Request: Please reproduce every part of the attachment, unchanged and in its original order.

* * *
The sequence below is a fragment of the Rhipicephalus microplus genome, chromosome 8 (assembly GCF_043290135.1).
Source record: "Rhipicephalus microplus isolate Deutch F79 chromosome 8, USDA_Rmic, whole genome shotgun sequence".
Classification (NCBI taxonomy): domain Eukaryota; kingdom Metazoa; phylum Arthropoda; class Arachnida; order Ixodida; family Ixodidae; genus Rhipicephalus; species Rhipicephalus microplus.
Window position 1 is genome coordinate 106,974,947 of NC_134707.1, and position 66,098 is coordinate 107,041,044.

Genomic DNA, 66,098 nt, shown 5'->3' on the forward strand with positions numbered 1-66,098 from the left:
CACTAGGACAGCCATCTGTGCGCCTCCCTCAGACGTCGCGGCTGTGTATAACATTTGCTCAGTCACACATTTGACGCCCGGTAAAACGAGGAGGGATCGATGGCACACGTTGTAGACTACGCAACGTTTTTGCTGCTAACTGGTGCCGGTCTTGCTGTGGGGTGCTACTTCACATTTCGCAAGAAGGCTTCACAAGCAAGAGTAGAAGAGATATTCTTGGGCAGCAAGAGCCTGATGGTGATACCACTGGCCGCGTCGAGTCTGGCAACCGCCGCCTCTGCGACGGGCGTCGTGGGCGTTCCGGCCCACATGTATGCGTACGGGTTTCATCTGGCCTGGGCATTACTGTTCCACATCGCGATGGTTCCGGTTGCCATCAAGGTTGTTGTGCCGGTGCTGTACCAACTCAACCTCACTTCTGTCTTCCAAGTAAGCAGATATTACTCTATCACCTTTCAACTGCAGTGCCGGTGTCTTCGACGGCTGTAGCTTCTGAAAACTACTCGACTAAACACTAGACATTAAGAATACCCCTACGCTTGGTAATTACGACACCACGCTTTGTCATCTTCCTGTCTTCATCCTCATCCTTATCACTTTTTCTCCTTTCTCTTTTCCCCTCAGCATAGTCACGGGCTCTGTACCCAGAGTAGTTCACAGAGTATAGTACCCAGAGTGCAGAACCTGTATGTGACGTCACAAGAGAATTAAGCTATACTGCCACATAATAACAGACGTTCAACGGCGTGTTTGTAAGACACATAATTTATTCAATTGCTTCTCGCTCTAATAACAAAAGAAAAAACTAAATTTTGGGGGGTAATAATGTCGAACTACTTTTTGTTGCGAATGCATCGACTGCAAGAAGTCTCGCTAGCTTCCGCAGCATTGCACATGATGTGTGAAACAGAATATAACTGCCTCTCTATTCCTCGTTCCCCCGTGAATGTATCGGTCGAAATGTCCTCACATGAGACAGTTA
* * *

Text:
The sequence below is a fragment of the Rhipicephalus microplus genome, chromosome 8 (assembly GCF_043290135.1).
Source record: "Rhipicephalus microplus isolate Deutch F79 chromosome 8, USDA_Rmic, whole genome shotgun sequence".
Classification (NCBI taxonomy): domain Eukaryota; kingdom Metazoa; phylum Arthropoda; class Arachnida; order Ixodida; family Ixodidae; genus Rhipicephalus; species Rhipicephalus microplus.
Window position 1 is genome coordinate 106,974,947 of NC_134707.1, and position 66,098 is coordinate 107,041,044.

Genomic DNA, 66,098 nt, shown 5'->3' on the forward strand with positions numbered 1-66,098 from the left:
CACTAGGACAGCCATCTGTGCGCCTCCCTCAGACGTCGCGGCTGTGTATAACATTTGCTCAGTCACACATTTGACGCCCGGTAAAACGAGGAGGGATCGATGGCACACGTTGTAGACTACGCAACGTTTTTGCTGCTAACTGGTGCCGGTCTTGCTGTGGGGTGCTACTTCACATTTCGCAAGAAGGCTTCACAAGCAAGAGTAGAAGAGATATTCTTGGGCAGCAAGAGCCTGATGGTGATACCACTGGCCGCGTCGAGTCTGGCAACCGCCGCCTCTGCGACGGGCGTCGTGGGCGTTCCGGCCCACATGTATGCGTACGGGTTTCATCTGGCCTGGGCATTACTGTTCCACATCGCGATGGTTCCGGTTGCCATCAAGGTTGTTGTGCCGGTGCTGTACCAACTCAACCTCACTTCTGTCTTCCAAGTAAGCAGATATTACTCTATCACCTTTCAACTGCAGTGCCGGTGTCTTCGACGGCTGTAGCTTCTGAAAACTACTCGACTAAACACTAGACATTAAGAATACCCCTACGCTTGGTAATTACGACACCACGCTTTGTCATCTTCCTGTCTTCATCCTCATCCTTATCACTTTTTCTCCTTTCTCTTTTCCCCTCAGCATAGTCACGGGCTCTGTACCCAGAGTAGTTCACAGAGTATAGTACCCAGAGTGCAGAACCTGTATGTGACGTCACAAGAGAATTAAGCTATACTGCCACATAATAACAGACGTTCAACGGCGTGTTTGTAAGACACATAATTTATTCAATTGCTTCTCGCTCTAATAACAAAAGAAAAAACTAAATTTTGGGGGGTAATAATGTCGAACTACTTTTTGTTGCGAATGCATCGACTGCAAGAAGTCTCGCTAGCTTCCGCAGCATTGCACATGATGTGTGAAACAGAATATAACTGCCTCTCTATTCCTCGTTCCCCCGTGAATGTATCGGTCGAAATGTCCTCACATGAGACAGTTA